She sounds unwilling and skeptical, but that is the characteristic response of a girl in San Pedro. A yielding attitude would mark her as brazen and immodest, might even scare off her suitor. Perhaps she is little different from the American girl who chides, "You do not love me. The San Pedro suitor goes on dispelling her doubts. The girl continues to voice her distrust. She never says "Yes. This stylized gift, known by the Spanish term Brenda, is a small packet tied up with colored yarn containing two old Spanish coins, now handed down as heirlooms.
It is presented to the girl during courtship on the playa. The boy makes no vain effort to persuade her to accept his Brenda. He drops it into her blouse at the back of the neck.
She cannot extract it without loosening her clothes.Guatemala too young to wed documentary
Perforce she takes it home with her. She probably does not mention the event to her parents but she sends the coins back to the boy's house, usually by a younger brother or sister. The coins are never kept the first or even the second time they are slipped into her blouse.
To accept them at once would betray an improper lack of reserve. The boy continues his pleading on the playa. When at last his Brenda is not returned, he knows that he has gained consent even though the girl may have said "No" earlier that same day. The next day he detains her by the wrist as before, but only to discuss the method of marriage, whether it is to take place formally through negotiations between their parents or informally by elopement.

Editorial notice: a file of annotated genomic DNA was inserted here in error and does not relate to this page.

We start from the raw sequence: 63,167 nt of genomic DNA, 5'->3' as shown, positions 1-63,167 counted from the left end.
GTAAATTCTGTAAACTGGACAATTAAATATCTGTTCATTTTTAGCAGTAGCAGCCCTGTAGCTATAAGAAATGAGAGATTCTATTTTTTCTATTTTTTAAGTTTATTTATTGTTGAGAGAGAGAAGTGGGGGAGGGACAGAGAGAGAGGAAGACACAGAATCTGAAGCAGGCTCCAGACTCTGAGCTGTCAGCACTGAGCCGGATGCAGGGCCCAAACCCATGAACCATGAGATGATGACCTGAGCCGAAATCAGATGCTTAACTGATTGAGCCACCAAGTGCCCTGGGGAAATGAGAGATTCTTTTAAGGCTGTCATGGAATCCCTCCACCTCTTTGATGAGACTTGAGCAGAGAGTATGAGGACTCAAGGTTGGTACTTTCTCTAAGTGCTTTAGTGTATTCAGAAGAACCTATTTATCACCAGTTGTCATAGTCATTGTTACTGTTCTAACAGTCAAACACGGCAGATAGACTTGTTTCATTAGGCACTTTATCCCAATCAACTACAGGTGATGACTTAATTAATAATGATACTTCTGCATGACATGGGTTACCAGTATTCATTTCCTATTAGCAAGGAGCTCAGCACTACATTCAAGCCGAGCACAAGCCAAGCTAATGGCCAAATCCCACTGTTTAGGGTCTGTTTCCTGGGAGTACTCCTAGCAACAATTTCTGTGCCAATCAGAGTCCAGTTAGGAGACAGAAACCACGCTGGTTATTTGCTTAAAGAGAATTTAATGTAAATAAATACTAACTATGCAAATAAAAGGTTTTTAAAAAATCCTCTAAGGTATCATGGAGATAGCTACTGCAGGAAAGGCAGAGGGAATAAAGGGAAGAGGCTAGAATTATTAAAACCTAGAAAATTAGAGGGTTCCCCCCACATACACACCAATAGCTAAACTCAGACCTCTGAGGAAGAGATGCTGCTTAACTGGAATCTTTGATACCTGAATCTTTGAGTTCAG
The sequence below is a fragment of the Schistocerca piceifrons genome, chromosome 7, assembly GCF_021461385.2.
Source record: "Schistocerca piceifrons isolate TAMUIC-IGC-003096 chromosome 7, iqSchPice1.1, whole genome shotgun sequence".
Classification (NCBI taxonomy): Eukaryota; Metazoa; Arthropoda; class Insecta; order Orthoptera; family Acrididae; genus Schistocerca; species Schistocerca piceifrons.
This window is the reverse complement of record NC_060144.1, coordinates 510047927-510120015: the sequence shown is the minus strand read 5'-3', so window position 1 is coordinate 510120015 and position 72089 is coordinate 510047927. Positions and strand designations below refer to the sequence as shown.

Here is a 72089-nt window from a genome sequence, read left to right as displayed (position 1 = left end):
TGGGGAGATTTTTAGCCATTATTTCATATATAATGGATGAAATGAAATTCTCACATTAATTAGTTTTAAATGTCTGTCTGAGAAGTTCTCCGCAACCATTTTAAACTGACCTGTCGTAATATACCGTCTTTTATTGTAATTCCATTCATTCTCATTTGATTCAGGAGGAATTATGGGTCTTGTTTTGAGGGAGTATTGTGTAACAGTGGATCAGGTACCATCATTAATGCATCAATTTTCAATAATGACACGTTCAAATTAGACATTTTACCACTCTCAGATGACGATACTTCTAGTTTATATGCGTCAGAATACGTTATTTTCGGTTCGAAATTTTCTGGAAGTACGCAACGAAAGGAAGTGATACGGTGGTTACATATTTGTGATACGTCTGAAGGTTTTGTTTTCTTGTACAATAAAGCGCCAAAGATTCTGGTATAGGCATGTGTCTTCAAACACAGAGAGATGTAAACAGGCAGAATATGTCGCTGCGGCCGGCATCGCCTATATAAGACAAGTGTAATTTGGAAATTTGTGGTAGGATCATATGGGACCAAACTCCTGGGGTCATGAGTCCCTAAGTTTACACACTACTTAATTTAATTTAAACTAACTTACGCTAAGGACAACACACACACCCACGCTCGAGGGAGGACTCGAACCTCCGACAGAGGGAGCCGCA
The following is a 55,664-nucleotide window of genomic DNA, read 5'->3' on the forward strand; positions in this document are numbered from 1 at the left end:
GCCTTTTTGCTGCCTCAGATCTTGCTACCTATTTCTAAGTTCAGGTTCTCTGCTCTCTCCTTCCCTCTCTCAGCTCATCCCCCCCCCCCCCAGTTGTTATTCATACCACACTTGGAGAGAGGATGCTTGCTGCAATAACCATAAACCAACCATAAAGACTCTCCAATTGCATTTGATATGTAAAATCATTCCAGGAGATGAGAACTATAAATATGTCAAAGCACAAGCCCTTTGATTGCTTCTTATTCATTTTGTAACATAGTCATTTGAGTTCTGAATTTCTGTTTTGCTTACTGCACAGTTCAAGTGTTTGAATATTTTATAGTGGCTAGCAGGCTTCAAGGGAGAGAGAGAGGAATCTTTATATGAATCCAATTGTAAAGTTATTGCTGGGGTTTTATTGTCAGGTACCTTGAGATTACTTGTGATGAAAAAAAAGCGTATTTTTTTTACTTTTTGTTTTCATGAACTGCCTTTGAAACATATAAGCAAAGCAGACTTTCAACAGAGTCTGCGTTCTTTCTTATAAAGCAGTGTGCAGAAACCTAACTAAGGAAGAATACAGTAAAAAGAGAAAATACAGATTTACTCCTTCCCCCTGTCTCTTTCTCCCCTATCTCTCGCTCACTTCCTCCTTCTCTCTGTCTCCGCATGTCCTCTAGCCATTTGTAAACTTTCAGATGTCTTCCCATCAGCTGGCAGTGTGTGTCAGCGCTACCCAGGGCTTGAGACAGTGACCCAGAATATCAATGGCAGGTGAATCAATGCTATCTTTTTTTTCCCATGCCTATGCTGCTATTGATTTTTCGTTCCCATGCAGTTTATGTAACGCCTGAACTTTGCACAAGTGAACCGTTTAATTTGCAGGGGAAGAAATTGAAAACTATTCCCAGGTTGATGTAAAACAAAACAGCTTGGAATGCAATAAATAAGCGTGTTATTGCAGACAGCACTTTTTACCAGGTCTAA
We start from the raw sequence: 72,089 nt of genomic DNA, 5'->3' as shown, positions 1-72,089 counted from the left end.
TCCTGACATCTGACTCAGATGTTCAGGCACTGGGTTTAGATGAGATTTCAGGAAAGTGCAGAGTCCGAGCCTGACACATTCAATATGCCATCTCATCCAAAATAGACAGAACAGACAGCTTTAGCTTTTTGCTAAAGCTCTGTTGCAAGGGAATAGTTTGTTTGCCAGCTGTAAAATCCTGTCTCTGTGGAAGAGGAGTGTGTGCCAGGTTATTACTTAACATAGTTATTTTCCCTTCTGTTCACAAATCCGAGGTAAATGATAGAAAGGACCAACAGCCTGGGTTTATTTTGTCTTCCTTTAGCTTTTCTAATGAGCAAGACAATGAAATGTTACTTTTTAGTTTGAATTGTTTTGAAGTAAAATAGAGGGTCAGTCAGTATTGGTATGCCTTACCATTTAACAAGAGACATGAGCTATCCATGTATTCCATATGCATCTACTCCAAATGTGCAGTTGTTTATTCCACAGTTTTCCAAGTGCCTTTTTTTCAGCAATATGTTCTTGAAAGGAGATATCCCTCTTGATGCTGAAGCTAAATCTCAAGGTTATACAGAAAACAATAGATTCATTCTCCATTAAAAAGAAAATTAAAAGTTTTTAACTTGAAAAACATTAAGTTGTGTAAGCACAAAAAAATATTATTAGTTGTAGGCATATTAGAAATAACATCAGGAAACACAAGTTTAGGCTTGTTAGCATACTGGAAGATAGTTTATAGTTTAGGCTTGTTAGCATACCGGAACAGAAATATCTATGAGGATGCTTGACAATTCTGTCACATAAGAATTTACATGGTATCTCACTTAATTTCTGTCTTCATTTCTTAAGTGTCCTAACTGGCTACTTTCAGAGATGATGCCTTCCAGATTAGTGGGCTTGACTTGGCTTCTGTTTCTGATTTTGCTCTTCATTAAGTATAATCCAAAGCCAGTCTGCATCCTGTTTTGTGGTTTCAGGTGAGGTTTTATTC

Some of the more sophisticated suitors supplement their courtship conversations, which are always carried on in the Indian vernacular, with formal love letters, written in their own hand or by a more literate friend. These, too, conform to pattern but the romantic note is given more stress, as in the example that follows: As I take up my pen to greet you, I hope this humble letter finds you and your worthy family in good health and spirits.
And now you must know that I am mad about you. You are the light of my life. This is my second letter, and I beseech you to be so good as to reply so that I may know your answer and that you are thinking of me. I want to marry you, but you have told me you would never get married.
No, my pretty one, the opposite is true.